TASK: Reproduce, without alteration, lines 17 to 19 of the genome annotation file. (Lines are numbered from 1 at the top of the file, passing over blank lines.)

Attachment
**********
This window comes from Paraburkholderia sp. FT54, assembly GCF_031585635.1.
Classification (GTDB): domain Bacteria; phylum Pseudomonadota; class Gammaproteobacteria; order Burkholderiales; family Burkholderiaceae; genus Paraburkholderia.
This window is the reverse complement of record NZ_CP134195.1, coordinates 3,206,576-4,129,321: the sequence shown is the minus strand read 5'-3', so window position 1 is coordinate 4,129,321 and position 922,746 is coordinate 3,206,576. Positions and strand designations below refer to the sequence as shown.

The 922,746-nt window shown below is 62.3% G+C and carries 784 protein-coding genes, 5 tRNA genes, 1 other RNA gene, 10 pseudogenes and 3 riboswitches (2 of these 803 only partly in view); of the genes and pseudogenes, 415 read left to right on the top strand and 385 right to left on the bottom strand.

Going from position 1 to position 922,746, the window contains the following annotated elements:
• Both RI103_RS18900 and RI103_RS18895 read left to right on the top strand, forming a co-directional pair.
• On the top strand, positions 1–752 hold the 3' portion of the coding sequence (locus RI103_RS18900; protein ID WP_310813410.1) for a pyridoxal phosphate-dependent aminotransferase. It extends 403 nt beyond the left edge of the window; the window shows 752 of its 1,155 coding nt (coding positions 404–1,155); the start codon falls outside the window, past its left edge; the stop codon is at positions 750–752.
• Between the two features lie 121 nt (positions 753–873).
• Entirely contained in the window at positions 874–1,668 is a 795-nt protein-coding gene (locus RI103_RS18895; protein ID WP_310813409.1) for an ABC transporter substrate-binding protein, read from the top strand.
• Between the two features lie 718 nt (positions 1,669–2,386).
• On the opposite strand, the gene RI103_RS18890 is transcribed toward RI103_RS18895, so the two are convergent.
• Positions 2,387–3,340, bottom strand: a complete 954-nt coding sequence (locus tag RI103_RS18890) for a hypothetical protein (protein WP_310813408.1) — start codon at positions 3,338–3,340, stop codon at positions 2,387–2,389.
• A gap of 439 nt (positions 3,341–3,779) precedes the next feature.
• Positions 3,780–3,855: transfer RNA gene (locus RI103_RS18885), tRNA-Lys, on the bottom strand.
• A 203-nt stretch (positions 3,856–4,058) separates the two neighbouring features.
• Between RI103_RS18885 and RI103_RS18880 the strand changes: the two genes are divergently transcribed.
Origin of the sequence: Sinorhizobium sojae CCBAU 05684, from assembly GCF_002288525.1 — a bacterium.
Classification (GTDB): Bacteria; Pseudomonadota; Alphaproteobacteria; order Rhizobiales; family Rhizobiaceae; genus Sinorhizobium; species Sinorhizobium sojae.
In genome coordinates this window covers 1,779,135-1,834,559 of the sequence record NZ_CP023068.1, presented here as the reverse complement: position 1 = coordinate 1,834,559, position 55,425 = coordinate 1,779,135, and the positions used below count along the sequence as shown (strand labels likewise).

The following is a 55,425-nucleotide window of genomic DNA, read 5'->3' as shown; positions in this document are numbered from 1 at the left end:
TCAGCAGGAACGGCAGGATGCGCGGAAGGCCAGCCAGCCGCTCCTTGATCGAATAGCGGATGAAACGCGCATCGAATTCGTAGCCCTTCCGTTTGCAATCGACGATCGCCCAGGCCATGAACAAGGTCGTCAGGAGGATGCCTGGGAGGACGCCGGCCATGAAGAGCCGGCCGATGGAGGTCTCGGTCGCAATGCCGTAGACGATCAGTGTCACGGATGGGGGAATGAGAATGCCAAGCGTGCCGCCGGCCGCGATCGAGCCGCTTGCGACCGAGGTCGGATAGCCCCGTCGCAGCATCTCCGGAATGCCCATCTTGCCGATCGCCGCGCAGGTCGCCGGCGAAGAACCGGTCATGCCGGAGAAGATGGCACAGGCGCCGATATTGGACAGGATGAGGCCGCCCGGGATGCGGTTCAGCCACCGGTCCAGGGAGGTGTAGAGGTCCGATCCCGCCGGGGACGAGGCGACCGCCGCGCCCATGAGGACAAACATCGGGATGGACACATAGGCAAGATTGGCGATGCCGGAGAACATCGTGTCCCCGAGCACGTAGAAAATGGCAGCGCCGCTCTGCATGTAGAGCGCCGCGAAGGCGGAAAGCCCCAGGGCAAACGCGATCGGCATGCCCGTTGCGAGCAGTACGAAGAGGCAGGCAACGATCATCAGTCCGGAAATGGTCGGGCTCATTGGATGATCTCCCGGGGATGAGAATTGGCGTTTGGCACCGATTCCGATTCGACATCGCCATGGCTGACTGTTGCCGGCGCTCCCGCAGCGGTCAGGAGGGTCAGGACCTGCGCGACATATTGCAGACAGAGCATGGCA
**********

Origin of the sequence: Sinorhizobium sojae CCBAU 05684, from assembly GCF_002288525.1 — a bacterium.
Classification (GTDB): Bacteria; Pseudomonadota; Alphaproteobacteria; order Rhizobiales; family Rhizobiaceae; genus Sinorhizobium; species Sinorhizobium sojae.
In genome coordinates this window covers 1,779,135-1,834,559 of the sequence record NZ_CP023068.1, presented here as the reverse complement: position 1 = coordinate 1,834,559, position 55,425 = coordinate 1,779,135, and the positions used below count along the sequence as shown (strand labels likewise).